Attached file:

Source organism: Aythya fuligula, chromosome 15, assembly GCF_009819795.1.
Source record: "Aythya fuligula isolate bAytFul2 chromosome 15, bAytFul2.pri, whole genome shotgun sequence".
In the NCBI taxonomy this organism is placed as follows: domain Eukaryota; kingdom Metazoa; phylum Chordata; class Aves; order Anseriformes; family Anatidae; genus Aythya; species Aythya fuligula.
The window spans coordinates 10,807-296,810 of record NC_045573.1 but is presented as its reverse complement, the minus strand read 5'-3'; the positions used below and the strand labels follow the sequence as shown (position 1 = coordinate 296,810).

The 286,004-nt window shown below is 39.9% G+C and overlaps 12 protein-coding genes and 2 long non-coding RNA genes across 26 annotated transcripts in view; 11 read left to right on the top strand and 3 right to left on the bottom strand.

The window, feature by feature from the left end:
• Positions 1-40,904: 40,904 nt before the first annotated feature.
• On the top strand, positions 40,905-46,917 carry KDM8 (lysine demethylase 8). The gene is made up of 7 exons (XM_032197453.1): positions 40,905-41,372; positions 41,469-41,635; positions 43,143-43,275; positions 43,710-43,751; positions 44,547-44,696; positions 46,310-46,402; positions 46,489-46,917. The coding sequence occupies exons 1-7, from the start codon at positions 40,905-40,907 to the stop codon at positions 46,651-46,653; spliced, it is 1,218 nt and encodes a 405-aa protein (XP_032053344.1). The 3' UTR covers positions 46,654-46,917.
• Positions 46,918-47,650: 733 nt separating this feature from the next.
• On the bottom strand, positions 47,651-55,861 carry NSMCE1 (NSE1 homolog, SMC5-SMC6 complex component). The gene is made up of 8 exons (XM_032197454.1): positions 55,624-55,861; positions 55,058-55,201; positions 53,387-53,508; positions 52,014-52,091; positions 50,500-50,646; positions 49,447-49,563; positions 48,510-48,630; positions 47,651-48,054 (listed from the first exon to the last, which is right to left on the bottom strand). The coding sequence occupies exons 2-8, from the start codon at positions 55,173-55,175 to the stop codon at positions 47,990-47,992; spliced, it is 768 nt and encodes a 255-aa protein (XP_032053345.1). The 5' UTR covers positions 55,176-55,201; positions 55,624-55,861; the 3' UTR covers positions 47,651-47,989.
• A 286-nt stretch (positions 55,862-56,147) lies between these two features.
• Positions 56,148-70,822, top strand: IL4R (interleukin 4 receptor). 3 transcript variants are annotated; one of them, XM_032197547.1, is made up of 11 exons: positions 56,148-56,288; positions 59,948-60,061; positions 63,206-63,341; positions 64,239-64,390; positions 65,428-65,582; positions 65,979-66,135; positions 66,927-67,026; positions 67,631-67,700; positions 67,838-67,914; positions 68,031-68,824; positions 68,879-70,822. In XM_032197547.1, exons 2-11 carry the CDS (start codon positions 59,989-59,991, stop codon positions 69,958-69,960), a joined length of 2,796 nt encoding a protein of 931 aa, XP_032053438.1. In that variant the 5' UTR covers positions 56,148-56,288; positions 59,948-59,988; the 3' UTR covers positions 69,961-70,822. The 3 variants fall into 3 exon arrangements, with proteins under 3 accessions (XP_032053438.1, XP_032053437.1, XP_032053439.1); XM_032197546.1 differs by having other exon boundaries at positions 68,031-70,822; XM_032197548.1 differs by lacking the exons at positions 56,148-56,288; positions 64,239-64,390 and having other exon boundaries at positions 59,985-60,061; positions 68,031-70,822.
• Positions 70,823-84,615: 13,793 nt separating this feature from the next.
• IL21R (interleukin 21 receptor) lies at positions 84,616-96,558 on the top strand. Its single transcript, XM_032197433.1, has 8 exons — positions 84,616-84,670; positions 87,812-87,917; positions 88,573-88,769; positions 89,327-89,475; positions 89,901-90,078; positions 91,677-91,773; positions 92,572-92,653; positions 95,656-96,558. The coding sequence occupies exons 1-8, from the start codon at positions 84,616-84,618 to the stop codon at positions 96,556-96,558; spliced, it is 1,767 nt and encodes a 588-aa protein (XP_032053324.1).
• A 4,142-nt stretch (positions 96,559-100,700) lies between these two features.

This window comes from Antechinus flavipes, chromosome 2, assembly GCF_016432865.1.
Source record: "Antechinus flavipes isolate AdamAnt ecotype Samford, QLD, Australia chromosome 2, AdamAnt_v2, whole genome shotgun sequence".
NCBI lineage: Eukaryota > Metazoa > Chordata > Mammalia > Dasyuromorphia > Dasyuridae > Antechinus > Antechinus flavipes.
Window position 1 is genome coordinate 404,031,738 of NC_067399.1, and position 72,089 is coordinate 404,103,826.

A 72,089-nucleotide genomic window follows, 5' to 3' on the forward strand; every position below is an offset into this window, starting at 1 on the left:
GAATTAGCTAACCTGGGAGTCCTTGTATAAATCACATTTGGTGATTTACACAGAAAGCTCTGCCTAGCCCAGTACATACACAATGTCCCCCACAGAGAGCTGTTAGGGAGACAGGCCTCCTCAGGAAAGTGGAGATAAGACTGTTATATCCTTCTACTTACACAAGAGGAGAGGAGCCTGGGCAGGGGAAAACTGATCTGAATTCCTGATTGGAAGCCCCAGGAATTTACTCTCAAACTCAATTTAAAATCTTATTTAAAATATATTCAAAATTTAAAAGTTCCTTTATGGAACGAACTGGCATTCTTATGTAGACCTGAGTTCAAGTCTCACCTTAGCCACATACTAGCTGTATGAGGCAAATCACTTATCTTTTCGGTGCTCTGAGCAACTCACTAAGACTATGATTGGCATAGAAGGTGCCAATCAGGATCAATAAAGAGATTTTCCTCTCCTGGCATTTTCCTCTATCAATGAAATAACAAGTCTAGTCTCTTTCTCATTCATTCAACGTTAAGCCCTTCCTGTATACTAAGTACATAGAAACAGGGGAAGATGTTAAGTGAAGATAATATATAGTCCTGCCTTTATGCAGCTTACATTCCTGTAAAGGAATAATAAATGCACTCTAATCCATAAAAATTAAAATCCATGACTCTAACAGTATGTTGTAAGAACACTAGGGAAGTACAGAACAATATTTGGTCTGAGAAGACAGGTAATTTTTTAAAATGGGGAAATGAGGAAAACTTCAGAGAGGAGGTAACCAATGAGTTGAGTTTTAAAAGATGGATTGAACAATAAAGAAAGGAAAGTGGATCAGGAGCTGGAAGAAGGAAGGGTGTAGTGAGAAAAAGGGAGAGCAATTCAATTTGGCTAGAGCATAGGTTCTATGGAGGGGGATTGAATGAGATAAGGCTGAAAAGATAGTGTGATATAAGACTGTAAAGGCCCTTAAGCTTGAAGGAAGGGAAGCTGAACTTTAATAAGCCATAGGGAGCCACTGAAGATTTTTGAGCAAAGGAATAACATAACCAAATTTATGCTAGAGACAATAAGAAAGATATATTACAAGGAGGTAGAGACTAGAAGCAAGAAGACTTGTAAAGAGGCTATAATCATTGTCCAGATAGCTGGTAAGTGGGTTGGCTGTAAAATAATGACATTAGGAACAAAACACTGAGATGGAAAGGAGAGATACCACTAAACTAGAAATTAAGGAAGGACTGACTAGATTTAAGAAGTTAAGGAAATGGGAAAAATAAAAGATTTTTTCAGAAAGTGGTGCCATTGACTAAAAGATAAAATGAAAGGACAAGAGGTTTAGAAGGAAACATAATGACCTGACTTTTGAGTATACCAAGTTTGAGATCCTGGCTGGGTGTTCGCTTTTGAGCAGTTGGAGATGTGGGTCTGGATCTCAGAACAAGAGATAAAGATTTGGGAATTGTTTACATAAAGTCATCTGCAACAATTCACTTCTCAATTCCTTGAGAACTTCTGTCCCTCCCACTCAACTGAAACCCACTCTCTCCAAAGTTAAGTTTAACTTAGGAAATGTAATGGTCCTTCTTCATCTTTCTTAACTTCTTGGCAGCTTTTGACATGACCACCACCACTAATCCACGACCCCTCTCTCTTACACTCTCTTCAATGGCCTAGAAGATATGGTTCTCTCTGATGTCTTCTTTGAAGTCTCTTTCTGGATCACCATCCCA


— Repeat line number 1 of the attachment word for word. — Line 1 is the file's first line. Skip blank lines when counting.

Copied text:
Source organism: Aythya fuligula, chromosome 15, assembly GCF_009819795.1.